What happens

Radiotherapy can be carried out in many different ways, depending on your circumstances.

This page covers what happens before treatment starts, how radiotherapy is given and issues to be aware of during treatment.

Before treatment starts

Deciding to have treatment

If you're diagnosed with cancer, you'll be cared for by a team of specialists. Your team will recommend radiotherapy if they think it's the best option for you, but the final decision is yours.

Making this decision can be difficult. You may find it useful to write a list of questions to ask your care team.

For example, you may want to find out:

  • what the aim of treatment is – for example, is it being used to cure your cancer, relieve your symptoms or make other treatments more effective?
  • about possible side effects and what can be done to prevent or relieve them
  • how effective radiotherapy is likely to be
  • whether any other treatments could be tried instead

If you agree with your team's recommendation, they'll start to plan your treatment once you've given your consent to treatment.

Planning your treatment

Your treatment will be carefully planned to ensure the highest possible dose is delivered to the cancer, while avoiding damage to nearby healthy cells as much as possible.

You will probably have a computerised tomography (CT) scan to work out exactly where your cancer is and how big it is.

After the scan, some very small but permanent ink marks may be made on your skin to ensure the right area is targeted accurately each time.

If you're having radiotherapy to your head or neck, a plastic mask will be made for you to wear during treatment. The ink marks will be made on the mask.

Your treatment course

Radiotherapy is usually given as a number of treatments where a small dose of radiation is given daily over several weeks.

Before treatment starts, your care team will draw up a plan that outlines:

  • the type of radiotherapy you'll have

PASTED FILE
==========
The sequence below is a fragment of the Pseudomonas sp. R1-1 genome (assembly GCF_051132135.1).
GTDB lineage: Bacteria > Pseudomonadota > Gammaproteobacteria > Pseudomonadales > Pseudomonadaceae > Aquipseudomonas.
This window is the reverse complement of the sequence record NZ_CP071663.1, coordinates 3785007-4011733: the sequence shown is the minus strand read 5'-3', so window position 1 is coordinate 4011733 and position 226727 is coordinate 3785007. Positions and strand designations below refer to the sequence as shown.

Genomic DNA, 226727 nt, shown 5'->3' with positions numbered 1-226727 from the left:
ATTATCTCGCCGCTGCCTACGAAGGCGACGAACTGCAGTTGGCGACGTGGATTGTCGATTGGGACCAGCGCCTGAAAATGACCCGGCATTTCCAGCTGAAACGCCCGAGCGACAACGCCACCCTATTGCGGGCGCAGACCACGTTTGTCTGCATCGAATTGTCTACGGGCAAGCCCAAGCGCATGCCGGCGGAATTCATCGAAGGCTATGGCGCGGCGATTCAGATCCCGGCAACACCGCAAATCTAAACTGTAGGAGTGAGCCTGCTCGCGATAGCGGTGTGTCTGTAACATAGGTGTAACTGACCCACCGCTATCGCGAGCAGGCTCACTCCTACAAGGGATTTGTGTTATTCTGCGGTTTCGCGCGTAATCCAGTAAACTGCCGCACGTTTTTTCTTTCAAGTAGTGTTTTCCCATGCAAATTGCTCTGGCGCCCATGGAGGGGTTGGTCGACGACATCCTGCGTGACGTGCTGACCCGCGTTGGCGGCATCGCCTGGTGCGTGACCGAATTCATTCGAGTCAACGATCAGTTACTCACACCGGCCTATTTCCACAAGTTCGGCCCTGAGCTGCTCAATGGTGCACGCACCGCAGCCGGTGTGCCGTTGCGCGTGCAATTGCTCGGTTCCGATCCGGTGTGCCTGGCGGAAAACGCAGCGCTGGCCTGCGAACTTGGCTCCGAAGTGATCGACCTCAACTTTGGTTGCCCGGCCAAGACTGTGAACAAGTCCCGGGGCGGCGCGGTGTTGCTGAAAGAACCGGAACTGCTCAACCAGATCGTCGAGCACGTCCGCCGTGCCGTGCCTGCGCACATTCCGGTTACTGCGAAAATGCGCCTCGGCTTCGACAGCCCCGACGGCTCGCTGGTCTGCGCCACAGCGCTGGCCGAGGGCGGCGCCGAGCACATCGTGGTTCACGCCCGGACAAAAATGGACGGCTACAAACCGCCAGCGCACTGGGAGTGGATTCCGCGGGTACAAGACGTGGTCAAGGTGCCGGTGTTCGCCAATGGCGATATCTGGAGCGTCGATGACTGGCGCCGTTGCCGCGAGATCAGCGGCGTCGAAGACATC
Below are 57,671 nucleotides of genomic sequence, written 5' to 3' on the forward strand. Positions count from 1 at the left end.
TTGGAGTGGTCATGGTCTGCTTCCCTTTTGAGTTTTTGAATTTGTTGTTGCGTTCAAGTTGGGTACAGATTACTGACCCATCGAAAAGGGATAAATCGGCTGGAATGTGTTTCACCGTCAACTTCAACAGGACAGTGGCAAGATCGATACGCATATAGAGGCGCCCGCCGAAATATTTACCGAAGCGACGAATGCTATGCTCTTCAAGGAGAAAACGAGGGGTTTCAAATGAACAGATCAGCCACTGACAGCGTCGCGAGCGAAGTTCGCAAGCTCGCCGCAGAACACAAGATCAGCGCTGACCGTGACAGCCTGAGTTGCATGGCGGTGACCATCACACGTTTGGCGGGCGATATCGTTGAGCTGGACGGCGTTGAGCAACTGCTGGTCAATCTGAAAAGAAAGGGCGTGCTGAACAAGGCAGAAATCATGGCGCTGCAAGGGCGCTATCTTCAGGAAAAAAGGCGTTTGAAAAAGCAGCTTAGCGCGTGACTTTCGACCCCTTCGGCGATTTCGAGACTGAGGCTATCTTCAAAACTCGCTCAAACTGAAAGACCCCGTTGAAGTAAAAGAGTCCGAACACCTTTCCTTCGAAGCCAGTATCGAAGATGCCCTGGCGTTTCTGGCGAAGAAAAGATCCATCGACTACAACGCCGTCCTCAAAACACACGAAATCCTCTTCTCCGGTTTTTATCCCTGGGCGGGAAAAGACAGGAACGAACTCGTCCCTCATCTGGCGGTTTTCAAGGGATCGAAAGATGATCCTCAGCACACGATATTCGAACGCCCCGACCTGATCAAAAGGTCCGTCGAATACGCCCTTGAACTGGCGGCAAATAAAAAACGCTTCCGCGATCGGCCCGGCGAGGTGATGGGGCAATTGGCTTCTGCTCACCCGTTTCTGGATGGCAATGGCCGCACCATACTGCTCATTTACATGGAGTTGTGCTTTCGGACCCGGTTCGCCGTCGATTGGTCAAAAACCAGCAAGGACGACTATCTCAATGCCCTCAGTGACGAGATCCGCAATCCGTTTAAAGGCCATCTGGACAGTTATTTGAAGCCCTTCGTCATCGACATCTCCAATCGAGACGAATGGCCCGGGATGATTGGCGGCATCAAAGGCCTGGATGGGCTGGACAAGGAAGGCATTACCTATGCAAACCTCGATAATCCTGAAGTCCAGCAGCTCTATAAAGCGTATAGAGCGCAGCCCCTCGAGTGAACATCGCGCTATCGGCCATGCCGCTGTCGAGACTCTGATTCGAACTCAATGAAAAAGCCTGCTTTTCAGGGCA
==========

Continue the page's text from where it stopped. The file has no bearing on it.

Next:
• how many treatment sessions you'll need
  • how often you'll need treatment

Most people have five treatments a week (one treatment a day from Monday to Friday, with a break at the weekend). But sometimes treatment may be given more than once a day or over the weekend.

Your doctor may call each dose a "fraction", although the term "attendance" is sometimes used to indicate how many hospitals visits you'll need to make during treatment.

Want to know more?

How radiotherapy is given

Radiotherapy is usually given in one of two ways:

  • external radiotherapy – where a machine directs beams of radiation at the cancer
  • internal radiotherapy – where a radioactive implant is placed inside your body near the cancer, or a radioactive liquid is swallowed or injected

The main types of radiotherapy are outlined below.

Radiotherapy given using a machine (external radiotherapy)

During external radiotherapy, you lie down on a table and a machine is used to direct beams of radiation at the cancer.

The machine is operated from outside the room, but you'll be watched through a window or a camera. There will be an intercom if you need to speak to the person treating you.

You need to keep as still as possible throughout the treatment. It usually only takes a few minutes and is completely painless. You can normally go home soon after it has finished.